"If this provision of the statute (sec. 9040) is a valid exercise of legislative power, then the judgment of the trial court was right and must be affirmed, because the evidence shows without controversy that the pasture involved in this case was within the terms of the statute. It is our contention, and we shall brief the question that this act is unconstitutional in violation of section 7 of article 2 of the Constitution of Oklahoma, which provides that no person shall be deprived of life, liberty, or property without due process of law, and consequently, that it is a special act under section 59 of article 5 of the Constitution. Other constitutional provisions will be considered merely as emphasizing the unconstitutionality of the act, without burdening the court with further argument."

¶4 Prior to the 1927 amendment the act under consideration was solely a fencing law. As amended it is both a fencing and grazing statute. In effect the statute is an exception to the general herd law and its purpose is to offer mutual advantages to owners of land used exclusively for grazing purposes.

"The purpose of the free range provisions is to enable persons engaged in the stock business to get the benefit of the open range in the unsettled portions of the country, without rendering them liable for damages caused by their stock straying, drifting, or grazing upon the uninclosed lands of another. But there are no special privileges conferred beyond this; the owners of stock must not permit their stock to be purposely or willfully driven or herded upon the cultivated lands of others. If they do, this law affords them no protection. The land owner or occupant has at all times the right to guard and protect his possession; the law takes from him no right, except the right to recover damages where the animals trespass upon him without the connivance of those in charge." Addington v. Canfield, 11 Okla. 204, 66 P. 355.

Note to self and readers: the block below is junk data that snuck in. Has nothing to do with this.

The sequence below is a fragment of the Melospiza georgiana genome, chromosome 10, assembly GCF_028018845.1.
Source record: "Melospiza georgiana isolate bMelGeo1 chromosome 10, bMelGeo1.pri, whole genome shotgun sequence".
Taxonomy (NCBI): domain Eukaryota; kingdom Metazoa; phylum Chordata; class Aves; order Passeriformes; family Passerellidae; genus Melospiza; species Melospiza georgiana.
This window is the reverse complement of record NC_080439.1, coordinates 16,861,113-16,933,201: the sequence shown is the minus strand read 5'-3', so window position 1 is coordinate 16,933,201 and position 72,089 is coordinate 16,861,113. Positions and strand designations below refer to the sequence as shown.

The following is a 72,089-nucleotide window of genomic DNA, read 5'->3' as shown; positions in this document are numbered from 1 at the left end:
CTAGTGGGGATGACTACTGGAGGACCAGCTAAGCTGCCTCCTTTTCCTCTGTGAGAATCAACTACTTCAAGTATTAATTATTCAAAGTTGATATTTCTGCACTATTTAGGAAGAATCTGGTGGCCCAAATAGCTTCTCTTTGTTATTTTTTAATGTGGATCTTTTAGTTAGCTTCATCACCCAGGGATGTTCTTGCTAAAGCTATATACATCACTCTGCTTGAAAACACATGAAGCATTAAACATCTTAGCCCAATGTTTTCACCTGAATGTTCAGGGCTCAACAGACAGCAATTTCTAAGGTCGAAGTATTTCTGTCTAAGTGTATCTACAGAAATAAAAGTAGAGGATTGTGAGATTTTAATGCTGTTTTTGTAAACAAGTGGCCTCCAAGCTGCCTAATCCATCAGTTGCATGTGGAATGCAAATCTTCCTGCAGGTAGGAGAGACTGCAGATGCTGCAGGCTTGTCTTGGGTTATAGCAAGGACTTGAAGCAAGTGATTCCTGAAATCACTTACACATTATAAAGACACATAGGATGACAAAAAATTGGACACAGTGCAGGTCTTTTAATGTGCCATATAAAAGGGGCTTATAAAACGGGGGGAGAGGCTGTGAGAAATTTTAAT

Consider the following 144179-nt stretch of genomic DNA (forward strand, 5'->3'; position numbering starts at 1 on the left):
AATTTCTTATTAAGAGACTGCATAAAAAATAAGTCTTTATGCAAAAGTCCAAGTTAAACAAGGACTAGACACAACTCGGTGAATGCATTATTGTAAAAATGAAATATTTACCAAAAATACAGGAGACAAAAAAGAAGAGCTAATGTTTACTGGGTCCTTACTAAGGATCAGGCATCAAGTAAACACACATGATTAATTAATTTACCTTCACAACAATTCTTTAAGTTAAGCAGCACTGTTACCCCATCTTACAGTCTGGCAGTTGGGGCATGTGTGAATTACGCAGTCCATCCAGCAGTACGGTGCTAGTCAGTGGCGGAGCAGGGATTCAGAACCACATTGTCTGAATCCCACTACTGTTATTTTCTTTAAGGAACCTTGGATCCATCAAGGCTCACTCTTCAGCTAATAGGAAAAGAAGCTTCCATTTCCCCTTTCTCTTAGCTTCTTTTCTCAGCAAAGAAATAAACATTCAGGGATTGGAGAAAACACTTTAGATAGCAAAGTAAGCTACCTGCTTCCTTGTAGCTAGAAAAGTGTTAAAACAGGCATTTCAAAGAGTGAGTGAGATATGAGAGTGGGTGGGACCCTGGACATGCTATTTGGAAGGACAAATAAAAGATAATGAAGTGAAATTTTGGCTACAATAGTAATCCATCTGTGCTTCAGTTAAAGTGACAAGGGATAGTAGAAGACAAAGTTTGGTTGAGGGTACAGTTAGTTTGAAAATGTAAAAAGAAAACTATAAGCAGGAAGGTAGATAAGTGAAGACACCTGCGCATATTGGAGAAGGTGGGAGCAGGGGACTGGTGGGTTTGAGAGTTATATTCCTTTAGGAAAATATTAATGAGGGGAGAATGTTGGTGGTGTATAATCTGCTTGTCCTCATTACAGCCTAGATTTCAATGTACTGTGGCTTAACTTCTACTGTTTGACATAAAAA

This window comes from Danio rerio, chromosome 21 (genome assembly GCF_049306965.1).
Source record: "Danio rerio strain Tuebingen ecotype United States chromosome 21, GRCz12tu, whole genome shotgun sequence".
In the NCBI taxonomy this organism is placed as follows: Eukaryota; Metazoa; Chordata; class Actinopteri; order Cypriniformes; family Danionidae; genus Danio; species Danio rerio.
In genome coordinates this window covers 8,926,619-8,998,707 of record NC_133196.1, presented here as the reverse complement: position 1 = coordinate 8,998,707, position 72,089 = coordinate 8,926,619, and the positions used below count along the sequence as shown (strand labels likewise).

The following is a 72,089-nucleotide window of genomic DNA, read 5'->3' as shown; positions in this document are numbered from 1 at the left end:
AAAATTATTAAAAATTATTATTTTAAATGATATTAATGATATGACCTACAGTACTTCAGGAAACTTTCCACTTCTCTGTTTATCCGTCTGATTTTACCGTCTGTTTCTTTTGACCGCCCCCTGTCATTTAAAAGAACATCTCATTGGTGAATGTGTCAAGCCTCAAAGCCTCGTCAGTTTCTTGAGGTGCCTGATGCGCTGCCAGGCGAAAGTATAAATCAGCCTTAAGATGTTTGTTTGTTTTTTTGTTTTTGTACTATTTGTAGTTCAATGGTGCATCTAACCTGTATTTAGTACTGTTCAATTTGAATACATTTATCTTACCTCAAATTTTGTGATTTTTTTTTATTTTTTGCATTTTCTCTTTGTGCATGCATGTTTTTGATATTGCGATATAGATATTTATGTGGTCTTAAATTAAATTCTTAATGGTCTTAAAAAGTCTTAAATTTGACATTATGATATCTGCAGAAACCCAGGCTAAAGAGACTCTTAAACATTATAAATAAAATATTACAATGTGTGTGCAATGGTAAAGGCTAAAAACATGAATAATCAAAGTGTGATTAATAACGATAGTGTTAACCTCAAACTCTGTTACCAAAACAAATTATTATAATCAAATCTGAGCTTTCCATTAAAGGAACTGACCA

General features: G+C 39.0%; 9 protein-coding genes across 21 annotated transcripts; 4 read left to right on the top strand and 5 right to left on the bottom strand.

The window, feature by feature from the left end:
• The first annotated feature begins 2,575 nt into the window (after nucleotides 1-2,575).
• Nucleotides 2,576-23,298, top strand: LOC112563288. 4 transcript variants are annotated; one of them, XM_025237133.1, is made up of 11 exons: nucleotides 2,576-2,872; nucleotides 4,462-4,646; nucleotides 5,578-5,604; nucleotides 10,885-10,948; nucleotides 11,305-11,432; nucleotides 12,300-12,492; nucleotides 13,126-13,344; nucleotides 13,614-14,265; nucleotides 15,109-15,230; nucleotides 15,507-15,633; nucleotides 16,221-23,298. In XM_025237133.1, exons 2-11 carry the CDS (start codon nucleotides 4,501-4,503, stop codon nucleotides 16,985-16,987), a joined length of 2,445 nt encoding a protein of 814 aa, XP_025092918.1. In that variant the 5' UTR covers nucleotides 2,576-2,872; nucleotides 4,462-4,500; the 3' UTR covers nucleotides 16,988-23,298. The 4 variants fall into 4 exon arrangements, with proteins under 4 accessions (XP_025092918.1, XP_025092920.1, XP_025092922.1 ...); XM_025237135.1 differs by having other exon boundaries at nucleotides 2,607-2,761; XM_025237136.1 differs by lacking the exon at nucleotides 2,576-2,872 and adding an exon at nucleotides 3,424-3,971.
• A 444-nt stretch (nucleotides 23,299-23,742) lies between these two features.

¶5 Plaintiff does not contend that defendant pastured more stock within the grazing district than the water and grass of his own lands would support; or that the defendant willfully drove his stock upon plaintiff's lands. Plaintiff bases his right of recovery solely on depasturage caused by defendant's cattle straying upon the uninclosed grass lands of plaintiff.

¶6 Section 59, art. 5, of the Constitution, relied upon by plaintiff, reads:

"Laws of a general nature shall have a uniform operation throughout the state, and where a general law can be made applicable, no special law shall be enacted."

¶7 Does section 9040, supra, come within the inhibition provided for in the foregoing section of the Constitution?

"Subject to general constitutional limitations, especially those relating to local and special legislation, the Legislature may pass laws regulating livestock, making them applicable either to the entire state or exempting designated counties from the operation of such laws, or limiting their operation to a given county or subdivision of such county." 3 C. J. 173.

¶8 In Roberts v. Ledgerwood, 134 Okla. 152, 272 P. 448, this court, in the syllabus, said:

"In order for a law to be general in its nature and to have a uniform operation, it is not necessary that it shall operate upon every person and every locality in the state. A law may be general and have a local application or apply to a designated class if it operates equally upon all the subjects within the class for which it was adopted. But where a statute operates upon a class, the classification must not be capricious or arbitrary and must be reasonable and pertain to some peculiarity in the subject matter calling for the legislation. As between the persons and places included within the operation of the law and those omitted, there must be some distinctive characteristic upon which a different treatment may be reasonably founded and that furnishes a practical and real basis for discrimination." Citing Burks v. Walker, 25 Okla. 353, 109 P. 544.

¶9 Beyond doubt stock raising is an integral part of the industrial life of this state. It may rightly be regarded as a basic industry; increasingly essential to the general welfare. From a very early day it has been a matter of common observation that in this state there is much land unfitted for any purpose but grazing stock. The Legislature doubtless had this in view when it passed the grazing law. Obviously the lands involved in this action were purchased or held by the owners purely for grazing purposes. Passing, incidentally, upon the same statute, the Criminal Court of Appeals of this state in Yunker v. State, 53 Okla. Cr. 82, 7 P.2d 916, held: